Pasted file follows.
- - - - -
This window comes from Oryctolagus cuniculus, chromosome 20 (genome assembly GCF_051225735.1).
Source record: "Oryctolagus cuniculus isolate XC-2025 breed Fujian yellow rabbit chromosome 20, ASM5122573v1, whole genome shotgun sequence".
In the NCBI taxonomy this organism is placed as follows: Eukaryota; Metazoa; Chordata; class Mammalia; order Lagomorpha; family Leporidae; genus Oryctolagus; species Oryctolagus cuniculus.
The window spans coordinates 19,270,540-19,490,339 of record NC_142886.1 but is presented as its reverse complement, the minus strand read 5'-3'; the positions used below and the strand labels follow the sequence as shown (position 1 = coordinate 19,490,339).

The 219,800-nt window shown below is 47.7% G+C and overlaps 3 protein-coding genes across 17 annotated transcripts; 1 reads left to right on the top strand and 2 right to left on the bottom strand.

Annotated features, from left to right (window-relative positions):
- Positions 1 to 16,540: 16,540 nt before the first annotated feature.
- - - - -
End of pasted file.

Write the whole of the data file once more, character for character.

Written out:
This window comes from Oryctolagus cuniculus, chromosome 20 (genome assembly GCF_051225735.1).
Source record: "Oryctolagus cuniculus isolate XC-2025 breed Fujian yellow rabbit chromosome 20, ASM5122573v1, whole genome shotgun sequence".
In the NCBI taxonomy this organism is placed as follows: Eukaryota; Metazoa; Chordata; class Mammalia; order Lagomorpha; family Leporidae; genus Oryctolagus; species Oryctolagus cuniculus.
The window spans coordinates 19,270,540-19,490,339 of record NC_142886.1 but is presented as its reverse complement, the minus strand read 5'-3'; the positions used below and the strand labels follow the sequence as shown (position 1 = coordinate 19,490,339).

The 219,800-nt window shown below is 47.7% G+C and overlaps 3 protein-coding genes across 17 annotated transcripts; 1 reads left to right on the top strand and 2 right to left on the bottom strand.

Annotated features, from left to right (window-relative positions):
- Positions 1 to 16,540: 16,540 nt before the first annotated feature.